Outgoing board members Scott Kido (left) and Dale Wheeler debating eliminating positions in elementary music, PE and counseling. Wheeler opposed the idea. Kido said he would have voted yes but the issue did not come to a vote.
Elections this week have resulted in a major shakeup in Nampa’s school board. Voters elected two new members to the five person group largely prompted by the district’s ongoing financial crisis. The district blames accounting errors for a deficit of more than five million dollars. After a year of difficult cuts Nampa still has a long way to go to reach a balanced budget.
New school board member Mike Fuller has a handle on why it’s so difficult for the district to climb out of its financial hole.
The Salmon School District did not get the super majority it needed to pass a bond for a new school. 901 district voters said no to the $14.6 million dollar bond for a new combination elementary and middle school. Just 645 people said yes. This was the 9th failed bond vote for the small district on the Montana border.
Unlike previous elections this ballot had an alternate bond proposal. It was $3.6 million dollars for safety upgrades to the existing schools. Voters rejected that even more definitively; 1,184 to 354.
Of the 50 states and the District of Columbia only Utah spends less on education than Idaho. A new report Tuesday from the U.S. Census Bureau says Idaho spent $6,824 for each student in its public schools in 2011. The National average is $10,560. New York tops the list spending $19,076.
A tragedy in Wenatchee, Wash., is prompting educators there to bring back a high school aquatics program. Starting this fall, high school freshmen in the central Washington city will have to demonstrate they know how to swim.
Formal swimming lessons in Wenatchee had gone by the wayside, as is frequently the case lately in public schools. But the Wenatchee school board is now reversing course.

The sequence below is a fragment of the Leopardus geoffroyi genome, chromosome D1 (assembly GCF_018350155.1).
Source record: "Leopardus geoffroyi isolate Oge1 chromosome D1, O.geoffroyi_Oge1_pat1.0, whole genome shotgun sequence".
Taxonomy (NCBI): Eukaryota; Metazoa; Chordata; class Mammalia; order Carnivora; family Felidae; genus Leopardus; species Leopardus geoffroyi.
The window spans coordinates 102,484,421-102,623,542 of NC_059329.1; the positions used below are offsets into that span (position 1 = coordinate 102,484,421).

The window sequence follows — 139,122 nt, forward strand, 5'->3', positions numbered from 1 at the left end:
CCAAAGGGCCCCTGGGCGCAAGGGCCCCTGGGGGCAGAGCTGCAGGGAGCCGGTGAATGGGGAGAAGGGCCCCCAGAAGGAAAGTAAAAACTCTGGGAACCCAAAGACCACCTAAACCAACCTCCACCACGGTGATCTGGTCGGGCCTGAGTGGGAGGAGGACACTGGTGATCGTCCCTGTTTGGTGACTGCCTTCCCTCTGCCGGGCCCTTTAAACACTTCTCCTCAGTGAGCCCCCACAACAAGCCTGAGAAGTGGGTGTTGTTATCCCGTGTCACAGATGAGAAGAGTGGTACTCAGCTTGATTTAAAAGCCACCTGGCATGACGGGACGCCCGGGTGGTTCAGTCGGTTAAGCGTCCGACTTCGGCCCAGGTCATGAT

In November 2011, a freshman named Antonio Reyes drowned in the high school swimming pool.
The Salmon School District’s middle school is unsafe according to the state of Idaho. It has structural problems and a heavy snow could cave in parts of the roof. The 940 student district on the Montana Border has been trying for years to convince voters to pay for a new building. Tuesday Salmon weighs in on the issue for the 9th time.
The Nampa School District voted Tuesday night to eliminate 27 teaching positions next fall. That’s the latest cost cutting measure to overcome a more than $5 million deficit blamed on accounting errors.
But the state’s third largest school district has a way to go before it reaches a balanced budget next year. Adam Cotterell covers education and has covered Tuesday's meeting. He talks with Samantha Wright about what’s next for Nampa schools.
Wright: Adam I understand it was no ordinary school board meeting.
The Nampa School Board voted Tuesday night to leave 27 teaching jobs unfilled next fall (15 secondary and 12 elementary.) The jobs are opening due to retirements and resignations. It’s the latest step in a year-long effort to overcome a $5.1 million budget deficit blamed on accounting errors. The cuts will result in larger class sizes. In fourth grade for example, average class sizes will increase from 26 students to 32 students.